WiiMote for MIDI control
New for 2011 – check out the MIDI Camera
– gesture control with no Bluetooth, or even a PC!
This page has all the resources necessary to use a WiiMote for MIDI control.
Specifically the software on this page will allow you to use an IR LED pointing at the WiiMote to track gestures and translate them into MIDI data.
For this you’ll need:
- A PC or laptop with bluetooth.
- A WiiMote
- A 5mm IR LED
- A 3V battery (RS 23-189)
- A 1K Resistor (1/4Watt, carbon film)
- MIDIOX / MidiYoke software
- A Software Synthesizer
The LED, battery and resistor can all be obtained from Radio Shack.
Connecting the WiiMote to the PC
You will need to use the right kind of Bluetooth software to pair with a WiiMote. Unfortunately The one that comes with Windows does not do a very good job.
Running the software
Once you have the WiiMote paired correctly you can go ahead and run the WiiMote to MIDI software application.
You can either download the free C# development environment from here and build the source code, or you can just download the executable package here.
If you have paired the WiiMote successfully the application should run without giving an error.
Building the LED device.
The IR light is just an LED, connected to a resistor, then to a battery. The device I built for the demo took about 15 seconds with parts from my junk drawer, and it shows. A more robust solution would be to get an LED flashlight and swap out the LED for the IR one. Although this will requre soldering.
NOTE: An LED has a long leg and a short leg, the long leg must go to the positive connection of the battery. You MUST connect the 1K resistor in series with the LED, if you hook it directly to the battery it is likely it will very quickly burn out.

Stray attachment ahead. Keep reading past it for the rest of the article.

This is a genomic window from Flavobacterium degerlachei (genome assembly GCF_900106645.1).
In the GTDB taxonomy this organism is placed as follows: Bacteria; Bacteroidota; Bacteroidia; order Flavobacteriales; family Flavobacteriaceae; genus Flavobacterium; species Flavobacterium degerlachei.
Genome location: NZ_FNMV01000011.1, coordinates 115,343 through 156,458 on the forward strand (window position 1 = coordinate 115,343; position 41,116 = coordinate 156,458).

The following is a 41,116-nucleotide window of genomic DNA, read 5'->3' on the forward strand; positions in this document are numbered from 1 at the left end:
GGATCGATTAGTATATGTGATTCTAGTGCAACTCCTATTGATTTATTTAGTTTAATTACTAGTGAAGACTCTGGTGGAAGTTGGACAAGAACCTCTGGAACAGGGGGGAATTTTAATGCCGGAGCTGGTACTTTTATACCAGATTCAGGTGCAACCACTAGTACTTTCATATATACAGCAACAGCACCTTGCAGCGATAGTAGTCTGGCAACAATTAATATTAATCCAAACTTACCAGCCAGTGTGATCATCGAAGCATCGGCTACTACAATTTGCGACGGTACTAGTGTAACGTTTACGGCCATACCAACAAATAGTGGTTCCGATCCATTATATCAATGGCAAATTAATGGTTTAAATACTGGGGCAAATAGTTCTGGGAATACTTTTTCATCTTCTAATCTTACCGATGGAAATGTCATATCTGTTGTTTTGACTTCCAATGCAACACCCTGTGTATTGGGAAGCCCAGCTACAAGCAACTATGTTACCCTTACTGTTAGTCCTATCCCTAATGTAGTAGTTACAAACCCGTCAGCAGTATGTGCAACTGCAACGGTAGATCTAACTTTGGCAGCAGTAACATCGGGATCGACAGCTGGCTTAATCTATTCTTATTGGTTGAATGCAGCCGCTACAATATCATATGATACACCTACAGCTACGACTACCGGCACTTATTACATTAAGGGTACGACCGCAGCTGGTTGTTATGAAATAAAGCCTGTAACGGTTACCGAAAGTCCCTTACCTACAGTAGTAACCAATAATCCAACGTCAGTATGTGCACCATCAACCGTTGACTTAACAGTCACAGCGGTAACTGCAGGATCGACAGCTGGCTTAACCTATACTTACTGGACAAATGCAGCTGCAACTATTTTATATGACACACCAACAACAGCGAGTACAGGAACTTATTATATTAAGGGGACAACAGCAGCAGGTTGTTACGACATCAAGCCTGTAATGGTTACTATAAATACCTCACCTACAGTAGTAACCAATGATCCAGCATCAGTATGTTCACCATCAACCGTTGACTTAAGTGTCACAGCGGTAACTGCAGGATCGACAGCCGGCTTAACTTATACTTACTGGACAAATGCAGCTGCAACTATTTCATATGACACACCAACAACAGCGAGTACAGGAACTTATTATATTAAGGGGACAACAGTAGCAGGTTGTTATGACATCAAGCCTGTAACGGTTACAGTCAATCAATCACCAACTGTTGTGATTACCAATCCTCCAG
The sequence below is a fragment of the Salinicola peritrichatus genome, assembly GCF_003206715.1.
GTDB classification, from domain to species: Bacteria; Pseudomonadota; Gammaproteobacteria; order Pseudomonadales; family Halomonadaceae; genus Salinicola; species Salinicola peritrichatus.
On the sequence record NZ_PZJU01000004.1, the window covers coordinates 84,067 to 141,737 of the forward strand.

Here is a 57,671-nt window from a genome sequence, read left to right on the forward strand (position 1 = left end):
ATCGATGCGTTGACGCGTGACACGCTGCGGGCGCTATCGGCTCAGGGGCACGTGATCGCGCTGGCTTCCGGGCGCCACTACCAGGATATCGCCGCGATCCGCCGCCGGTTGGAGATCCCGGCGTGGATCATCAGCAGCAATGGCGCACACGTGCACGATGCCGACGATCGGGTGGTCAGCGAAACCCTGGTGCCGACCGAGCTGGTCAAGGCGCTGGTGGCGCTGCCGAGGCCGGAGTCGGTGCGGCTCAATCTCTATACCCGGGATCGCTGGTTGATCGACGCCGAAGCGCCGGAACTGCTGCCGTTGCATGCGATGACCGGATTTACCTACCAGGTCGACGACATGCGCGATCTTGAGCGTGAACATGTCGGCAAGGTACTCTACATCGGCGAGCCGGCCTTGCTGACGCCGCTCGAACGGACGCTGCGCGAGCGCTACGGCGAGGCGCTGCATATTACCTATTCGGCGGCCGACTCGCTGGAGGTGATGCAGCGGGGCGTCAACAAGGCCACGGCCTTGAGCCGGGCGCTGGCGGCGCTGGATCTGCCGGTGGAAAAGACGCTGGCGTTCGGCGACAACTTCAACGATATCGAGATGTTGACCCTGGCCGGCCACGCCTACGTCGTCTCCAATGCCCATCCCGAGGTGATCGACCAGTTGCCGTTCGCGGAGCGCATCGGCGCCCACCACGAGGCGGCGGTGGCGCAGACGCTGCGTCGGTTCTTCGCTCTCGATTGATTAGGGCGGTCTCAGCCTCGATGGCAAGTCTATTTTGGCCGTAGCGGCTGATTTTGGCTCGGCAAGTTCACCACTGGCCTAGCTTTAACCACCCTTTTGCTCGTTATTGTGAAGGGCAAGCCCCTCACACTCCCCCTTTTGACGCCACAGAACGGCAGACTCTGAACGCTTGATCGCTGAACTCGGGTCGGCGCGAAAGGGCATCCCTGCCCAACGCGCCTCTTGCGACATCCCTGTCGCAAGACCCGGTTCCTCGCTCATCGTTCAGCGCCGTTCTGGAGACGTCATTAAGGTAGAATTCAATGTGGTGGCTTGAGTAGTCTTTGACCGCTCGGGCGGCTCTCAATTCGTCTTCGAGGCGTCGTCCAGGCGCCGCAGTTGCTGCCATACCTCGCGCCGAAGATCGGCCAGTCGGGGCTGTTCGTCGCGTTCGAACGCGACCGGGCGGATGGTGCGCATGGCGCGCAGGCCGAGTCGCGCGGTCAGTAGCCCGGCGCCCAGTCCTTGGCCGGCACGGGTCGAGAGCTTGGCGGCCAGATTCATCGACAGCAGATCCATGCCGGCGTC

Since you cannot see IR light, a good way to check if the LED is working is to look at it though a camera, or video camera. The sensor of the camera will see the IR light and show it as white light in the display.
You can now test your IR device by running the software, you should see a colored circular “blob” indicator appear in the black window, that tracks the position of your hand. If this is working OK you can now proceed to the final step.
Hooking up the Software Synth
This is the only tricky part.
First lets find a free software synth that you can run. One of my favourites is SuperWave P8 – which is a closely modelled software version of the Roland JP-8000. You can download it from this page.
Since the P8 is a Virtual Studio Technology (VST) plug-in, not an exe we can run, we need a host to run it. One of the best ones is available here.
Here’s how it should look if you get P8 running inside the host application.
If we were using a regular hardware synth we would connect a MIDI cable from the output of the computer to the input of the synth. Since everything is running inside the computer we need a way of creating an internal MIDI cable to connect two devices.
There is an application called MIDIYoke that does just this. I would install MIDI OX and MIDI Yoke from here.
Once installed you need to connect the input of your synth (P8) to the output from the program. To do this set the input of the P8 to the MIDI port “MIDI Yoke 1″, and go into Windows control panel and set the Audio Properties -> Audio Tab -> MIDI Music Playback to “Out to MIDI Yoke : 1″.
Finally putting it all together…
So if you have your WiiMote connected, the app running, your synth installed and hosted *and* some speakers hooked up (Phew!) you should now be able to play the virtual Theremin…
This is only the beginning of course – The Wiimote also provides accelerometer data, and the IR tracking can handle X and Y position of up to 4 points…